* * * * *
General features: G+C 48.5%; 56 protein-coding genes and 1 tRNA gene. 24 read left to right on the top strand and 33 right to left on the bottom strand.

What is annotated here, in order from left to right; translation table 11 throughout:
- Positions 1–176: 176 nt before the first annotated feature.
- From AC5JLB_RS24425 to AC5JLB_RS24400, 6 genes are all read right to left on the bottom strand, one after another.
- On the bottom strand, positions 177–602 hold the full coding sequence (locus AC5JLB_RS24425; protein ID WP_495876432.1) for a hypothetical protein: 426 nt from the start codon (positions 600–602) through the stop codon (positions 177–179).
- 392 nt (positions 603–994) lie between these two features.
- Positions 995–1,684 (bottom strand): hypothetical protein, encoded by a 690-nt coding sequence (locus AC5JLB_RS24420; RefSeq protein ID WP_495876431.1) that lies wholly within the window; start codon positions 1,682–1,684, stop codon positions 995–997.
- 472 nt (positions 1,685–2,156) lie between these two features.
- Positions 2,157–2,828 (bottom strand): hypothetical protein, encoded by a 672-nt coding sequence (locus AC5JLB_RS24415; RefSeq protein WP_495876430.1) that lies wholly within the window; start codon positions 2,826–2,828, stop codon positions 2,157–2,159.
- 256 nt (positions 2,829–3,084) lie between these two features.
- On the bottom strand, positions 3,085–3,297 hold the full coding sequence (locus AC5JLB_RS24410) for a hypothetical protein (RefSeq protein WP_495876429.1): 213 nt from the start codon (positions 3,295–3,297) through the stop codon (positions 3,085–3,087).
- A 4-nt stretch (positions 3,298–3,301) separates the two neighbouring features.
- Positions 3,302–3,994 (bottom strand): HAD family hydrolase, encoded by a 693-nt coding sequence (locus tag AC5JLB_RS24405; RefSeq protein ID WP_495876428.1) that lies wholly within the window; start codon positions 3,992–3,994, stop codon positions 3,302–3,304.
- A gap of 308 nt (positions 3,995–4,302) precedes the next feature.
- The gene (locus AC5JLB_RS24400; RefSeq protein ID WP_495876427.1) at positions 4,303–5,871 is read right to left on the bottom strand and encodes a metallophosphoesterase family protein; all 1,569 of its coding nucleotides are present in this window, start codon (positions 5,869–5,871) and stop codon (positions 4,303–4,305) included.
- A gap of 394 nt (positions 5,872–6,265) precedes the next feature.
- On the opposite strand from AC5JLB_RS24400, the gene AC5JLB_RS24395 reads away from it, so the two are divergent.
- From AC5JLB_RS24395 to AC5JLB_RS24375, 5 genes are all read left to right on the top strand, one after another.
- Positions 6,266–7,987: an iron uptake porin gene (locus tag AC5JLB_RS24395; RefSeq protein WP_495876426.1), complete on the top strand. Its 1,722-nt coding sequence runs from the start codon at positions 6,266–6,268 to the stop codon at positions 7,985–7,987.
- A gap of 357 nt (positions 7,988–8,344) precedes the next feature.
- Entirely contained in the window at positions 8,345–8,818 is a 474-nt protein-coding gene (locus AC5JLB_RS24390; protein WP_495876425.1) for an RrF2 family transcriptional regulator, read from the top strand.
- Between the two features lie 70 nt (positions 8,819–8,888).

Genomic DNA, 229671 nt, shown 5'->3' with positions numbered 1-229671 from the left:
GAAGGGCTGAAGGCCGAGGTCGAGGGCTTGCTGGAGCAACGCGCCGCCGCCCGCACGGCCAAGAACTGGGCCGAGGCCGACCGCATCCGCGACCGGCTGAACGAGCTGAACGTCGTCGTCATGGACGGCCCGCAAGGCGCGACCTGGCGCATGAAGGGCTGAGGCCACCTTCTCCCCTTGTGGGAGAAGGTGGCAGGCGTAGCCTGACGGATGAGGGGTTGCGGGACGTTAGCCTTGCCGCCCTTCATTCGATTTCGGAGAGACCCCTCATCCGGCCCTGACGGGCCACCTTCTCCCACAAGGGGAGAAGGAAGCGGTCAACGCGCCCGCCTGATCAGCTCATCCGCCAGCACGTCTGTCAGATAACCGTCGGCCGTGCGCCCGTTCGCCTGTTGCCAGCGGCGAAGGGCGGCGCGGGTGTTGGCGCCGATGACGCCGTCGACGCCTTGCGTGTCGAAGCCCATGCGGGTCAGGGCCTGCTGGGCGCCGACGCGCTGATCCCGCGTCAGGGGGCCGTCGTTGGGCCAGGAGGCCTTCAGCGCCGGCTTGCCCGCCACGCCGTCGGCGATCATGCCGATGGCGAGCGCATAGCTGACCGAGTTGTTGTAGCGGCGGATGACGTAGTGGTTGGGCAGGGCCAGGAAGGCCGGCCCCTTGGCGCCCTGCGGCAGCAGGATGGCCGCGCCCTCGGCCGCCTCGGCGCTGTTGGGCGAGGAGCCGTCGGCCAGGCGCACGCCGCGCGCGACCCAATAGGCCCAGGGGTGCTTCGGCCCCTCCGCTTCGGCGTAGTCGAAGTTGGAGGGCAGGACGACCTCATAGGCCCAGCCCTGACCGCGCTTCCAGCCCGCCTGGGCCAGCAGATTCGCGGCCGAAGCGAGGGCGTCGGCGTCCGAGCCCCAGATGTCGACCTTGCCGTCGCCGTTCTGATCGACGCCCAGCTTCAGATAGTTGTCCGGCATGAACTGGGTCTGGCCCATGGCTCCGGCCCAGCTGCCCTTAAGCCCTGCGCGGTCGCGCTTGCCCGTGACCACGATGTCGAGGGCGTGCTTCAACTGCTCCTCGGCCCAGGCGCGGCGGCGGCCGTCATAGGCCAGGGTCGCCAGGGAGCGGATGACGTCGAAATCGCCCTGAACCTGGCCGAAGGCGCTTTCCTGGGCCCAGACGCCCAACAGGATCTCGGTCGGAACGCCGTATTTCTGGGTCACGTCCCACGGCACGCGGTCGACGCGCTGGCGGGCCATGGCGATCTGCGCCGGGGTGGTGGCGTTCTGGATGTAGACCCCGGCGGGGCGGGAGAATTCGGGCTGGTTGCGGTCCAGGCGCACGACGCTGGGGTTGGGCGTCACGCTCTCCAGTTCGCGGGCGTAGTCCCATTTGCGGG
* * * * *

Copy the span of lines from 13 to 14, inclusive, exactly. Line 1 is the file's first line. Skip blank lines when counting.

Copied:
- Positions 3,302–3,994 (bottom strand): HAD family hydrolase, encoded by a 693-nt coding sequence (locus tag AC5JLB_RS24405; RefSeq protein ID WP_495876428.1) that lies wholly within the window; start codon positions 3,992–3,994, stop codon positions 3,302–3,304.
- A gap of 308 nt (positions 3,995–4,302) precedes the next feature.